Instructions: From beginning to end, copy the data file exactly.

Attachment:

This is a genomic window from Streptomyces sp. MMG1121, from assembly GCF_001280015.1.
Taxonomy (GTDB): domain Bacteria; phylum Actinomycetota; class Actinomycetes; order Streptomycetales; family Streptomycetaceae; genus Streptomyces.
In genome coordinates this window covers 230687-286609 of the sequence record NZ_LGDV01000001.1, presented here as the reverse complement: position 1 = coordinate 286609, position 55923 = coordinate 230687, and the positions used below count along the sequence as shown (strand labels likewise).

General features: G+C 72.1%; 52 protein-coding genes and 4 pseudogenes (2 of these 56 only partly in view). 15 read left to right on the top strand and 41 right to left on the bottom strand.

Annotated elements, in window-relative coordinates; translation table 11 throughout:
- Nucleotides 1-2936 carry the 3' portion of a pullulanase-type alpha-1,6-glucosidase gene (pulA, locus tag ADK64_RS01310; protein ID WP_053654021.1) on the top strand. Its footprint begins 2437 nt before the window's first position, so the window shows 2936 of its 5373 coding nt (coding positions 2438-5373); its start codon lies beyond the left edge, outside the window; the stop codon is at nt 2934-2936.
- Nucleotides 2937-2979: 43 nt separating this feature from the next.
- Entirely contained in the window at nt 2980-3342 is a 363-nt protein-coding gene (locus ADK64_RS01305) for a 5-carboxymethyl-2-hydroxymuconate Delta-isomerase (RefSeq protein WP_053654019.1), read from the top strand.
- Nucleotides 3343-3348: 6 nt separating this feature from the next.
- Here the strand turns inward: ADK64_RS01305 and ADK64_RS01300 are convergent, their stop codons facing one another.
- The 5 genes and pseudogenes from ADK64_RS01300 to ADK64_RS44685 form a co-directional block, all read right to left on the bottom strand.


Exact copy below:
This is a genomic window from Streptomyces sp. MMG1121, from assembly GCF_001280015.1.
Taxonomy (GTDB): domain Bacteria; phylum Actinomycetota; class Actinomycetes; order Streptomycetales; family Streptomycetaceae; genus Streptomyces.
In genome coordinates this window covers 230687-286609 of the sequence record NZ_LGDV01000001.1, presented here as the reverse complement: position 1 = coordinate 286609, position 55923 = coordinate 230687, and the positions used below count along the sequence as shown (strand labels likewise).

General features: G+C 72.1%; 52 protein-coding genes and 4 pseudogenes (2 of these 56 only partly in view). 15 read left to right on the top strand and 41 right to left on the bottom strand.

Annotated elements, in window-relative coordinates; translation table 11 throughout:
- Nucleotides 1-2936 carry the 3' portion of a pullulanase-type alpha-1,6-glucosidase gene (pulA, locus tag ADK64_RS01310; protein ID WP_053654021.1) on the top strand. Its footprint begins 2437 nt before the window's first position, so the window shows 2936 of its 5373 coding nt (coding positions 2438-5373); its start codon lies beyond the left edge, outside the window; the stop codon is at nt 2934-2936.
- Nucleotides 2937-2979: 43 nt separating this feature from the next.
- Entirely contained in the window at nt 2980-3342 is a 363-nt protein-coding gene (locus ADK64_RS01305) for a 5-carboxymethyl-2-hydroxymuconate Delta-isomerase (RefSeq protein WP_053654019.1), read from the top strand.
- Nucleotides 3343-3348: 6 nt separating this feature from the next.
- Here the strand turns inward: ADK64_RS01305 and ADK64_RS01300 are convergent, their stop codons facing one another.
- The 5 genes and pseudogenes from ADK64_RS01300 to ADK64_RS44685 form a co-directional block, all read right to left on the bottom strand.